Peer and Poke

Kittyumpkins starts about six feet away from the napkin, walking in concentric circles. Slowly, and hunkered down he makes his way, closer and closer to the offending crumpled fabric. When he finds himself about two feet away he stops and darts his arm (front leg, whatever, it’s my story) out and tucks it back, not getting anywhere near the napkin, and resumes his circles.

Periodically he stops and tries again until he gets almost close enough to touch it and then scares himself and backs away, with significantly less dignity than you would expect of a cat, and he starts the circles again.

Prod and Pounce

If you haven’t gotten bored by this point and taken the napkin away, he makes his way back around and repeats the reach and tuck until he gets close enough to touch it. At which point he decides what to do with the napkin, usually: lick it, lay down on it, or ignore it and go find a catnip mouse.

And while all of this is literally true, it also functions as a metaphor for how I deal with new things. Peer and poke. Prod and pounce. Why yes, I do love sprawling out in sunny patches, biting people who rub my tummy, and running into a room like the Devil himself is after me and then looking around nonchalantly, why do you ask?

I don’t have a question for you this time, but you can borrow my metaphor if you want, just bring it back clean, Kittyumpkins hates being dirty.

You know, you can get updates by email or RSS. Yay, updates!

In the comments:

We’re being open here, sharing and saying things we don’t always say out loud.What helps: Sharing your stories and Ideas. Cheering and telling what works/worked for you. What hurts: shoulds, harshness, and such. (I used to teach first grade, I can’t help it.)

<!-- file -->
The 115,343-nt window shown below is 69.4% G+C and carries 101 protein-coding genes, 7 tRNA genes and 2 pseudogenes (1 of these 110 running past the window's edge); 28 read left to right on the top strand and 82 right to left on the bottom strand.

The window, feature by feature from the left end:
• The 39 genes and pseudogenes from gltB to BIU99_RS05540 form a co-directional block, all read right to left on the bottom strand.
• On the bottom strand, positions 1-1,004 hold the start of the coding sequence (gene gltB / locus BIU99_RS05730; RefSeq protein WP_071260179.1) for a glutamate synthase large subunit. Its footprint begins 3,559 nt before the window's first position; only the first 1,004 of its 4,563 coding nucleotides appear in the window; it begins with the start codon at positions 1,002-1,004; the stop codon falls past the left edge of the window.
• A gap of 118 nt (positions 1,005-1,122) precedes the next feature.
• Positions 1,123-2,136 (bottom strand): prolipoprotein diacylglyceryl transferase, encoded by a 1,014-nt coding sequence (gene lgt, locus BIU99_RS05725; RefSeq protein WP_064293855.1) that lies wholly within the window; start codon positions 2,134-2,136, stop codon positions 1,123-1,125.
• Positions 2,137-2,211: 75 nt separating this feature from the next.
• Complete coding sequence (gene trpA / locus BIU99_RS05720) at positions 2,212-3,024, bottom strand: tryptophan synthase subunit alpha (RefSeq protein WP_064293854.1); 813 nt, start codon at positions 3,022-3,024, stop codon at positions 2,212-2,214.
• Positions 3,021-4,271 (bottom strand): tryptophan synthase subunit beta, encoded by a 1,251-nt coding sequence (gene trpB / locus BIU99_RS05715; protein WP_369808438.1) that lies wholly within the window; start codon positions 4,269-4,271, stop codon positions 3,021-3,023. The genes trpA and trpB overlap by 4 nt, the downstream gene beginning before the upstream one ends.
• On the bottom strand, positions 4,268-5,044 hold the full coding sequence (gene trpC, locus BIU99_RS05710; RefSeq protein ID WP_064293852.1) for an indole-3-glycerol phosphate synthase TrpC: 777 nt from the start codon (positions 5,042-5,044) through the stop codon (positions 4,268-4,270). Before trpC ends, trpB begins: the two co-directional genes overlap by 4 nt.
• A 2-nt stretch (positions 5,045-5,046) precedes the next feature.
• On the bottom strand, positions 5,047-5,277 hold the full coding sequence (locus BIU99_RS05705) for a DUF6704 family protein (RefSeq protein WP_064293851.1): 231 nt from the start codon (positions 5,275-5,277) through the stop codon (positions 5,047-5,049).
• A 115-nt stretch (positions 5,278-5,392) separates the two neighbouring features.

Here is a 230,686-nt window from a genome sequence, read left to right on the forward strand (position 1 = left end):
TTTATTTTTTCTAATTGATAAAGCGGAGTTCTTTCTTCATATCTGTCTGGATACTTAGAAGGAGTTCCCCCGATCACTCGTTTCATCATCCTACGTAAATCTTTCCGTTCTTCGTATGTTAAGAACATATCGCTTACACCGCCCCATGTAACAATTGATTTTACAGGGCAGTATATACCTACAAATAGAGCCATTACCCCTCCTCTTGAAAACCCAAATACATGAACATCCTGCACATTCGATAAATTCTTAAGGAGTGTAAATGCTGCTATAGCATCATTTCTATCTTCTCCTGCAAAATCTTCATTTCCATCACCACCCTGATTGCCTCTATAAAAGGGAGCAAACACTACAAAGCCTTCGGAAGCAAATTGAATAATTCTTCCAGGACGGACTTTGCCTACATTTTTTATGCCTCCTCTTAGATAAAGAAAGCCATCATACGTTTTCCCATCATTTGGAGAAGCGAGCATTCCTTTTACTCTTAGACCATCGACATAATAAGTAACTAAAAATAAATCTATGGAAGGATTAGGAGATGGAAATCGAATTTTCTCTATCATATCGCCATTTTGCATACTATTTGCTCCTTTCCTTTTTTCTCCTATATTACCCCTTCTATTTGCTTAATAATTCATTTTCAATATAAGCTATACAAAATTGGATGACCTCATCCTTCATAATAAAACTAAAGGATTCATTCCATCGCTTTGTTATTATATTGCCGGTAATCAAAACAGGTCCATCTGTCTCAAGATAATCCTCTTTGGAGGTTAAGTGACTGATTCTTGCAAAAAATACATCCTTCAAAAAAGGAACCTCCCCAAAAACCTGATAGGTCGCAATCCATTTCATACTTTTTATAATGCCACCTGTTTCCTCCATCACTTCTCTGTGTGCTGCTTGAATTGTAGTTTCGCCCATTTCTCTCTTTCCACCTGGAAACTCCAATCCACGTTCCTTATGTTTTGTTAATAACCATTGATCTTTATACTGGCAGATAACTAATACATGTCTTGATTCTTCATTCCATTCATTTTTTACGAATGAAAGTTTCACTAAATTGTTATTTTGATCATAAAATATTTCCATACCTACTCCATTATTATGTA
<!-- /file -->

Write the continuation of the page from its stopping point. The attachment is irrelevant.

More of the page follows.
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Gut: Reactions and Instincts

Tuesday, April 27th, 2010

My gut has a split personality. Sometimes I can trust it and sometimes I can’t. Thankfully I am getting better at figuring out when I can and when I can’t. The resolution of my gut based trust issues lies in determining if I’m making decisions based on gut instinct or gut reactions.

For me, my gut instincts are usually dead on. ‘He seems like a good guy’, ‘this situation seems creepy, but I can’t put my finger on why…’ Those are gut instincts, and I ignore them at my own peril.

My gut reactions, on the other hand, are a way that I coddle myself. When I’m having a pain flare, I need to eat a green salad, with an olive oil and vinegar based tuna salad and some ginger tea, and go for a walk. What I want to do, my gut reaction, is to sit on the couch and eat candy. The first is how I take care of myself; the second is coddling.

My gut reactions are just as bad in social situations too. The other night, I was out with friends, and someone suggested bowling. I am bad at bowling and I hate having people watch me suck so badly at something. I started thinking ‘I should get back to Dallas.’ But then I caught myself, I knew that if we were talking about going to a movie, I would not be thinking about heading back. So, I just kept quiet. Bowling in front of other people wasn’t going to kill me. No one else would care how badly I played.

I can see that my gut reactions in social situations are fear based. It is just a matter of recognizing the fear and climbing over it. I don’t know how the evening would have gone if we had bowled, we ended up watching a movie at the house instead. Maybe, next time, I’ll push for bowling just to see.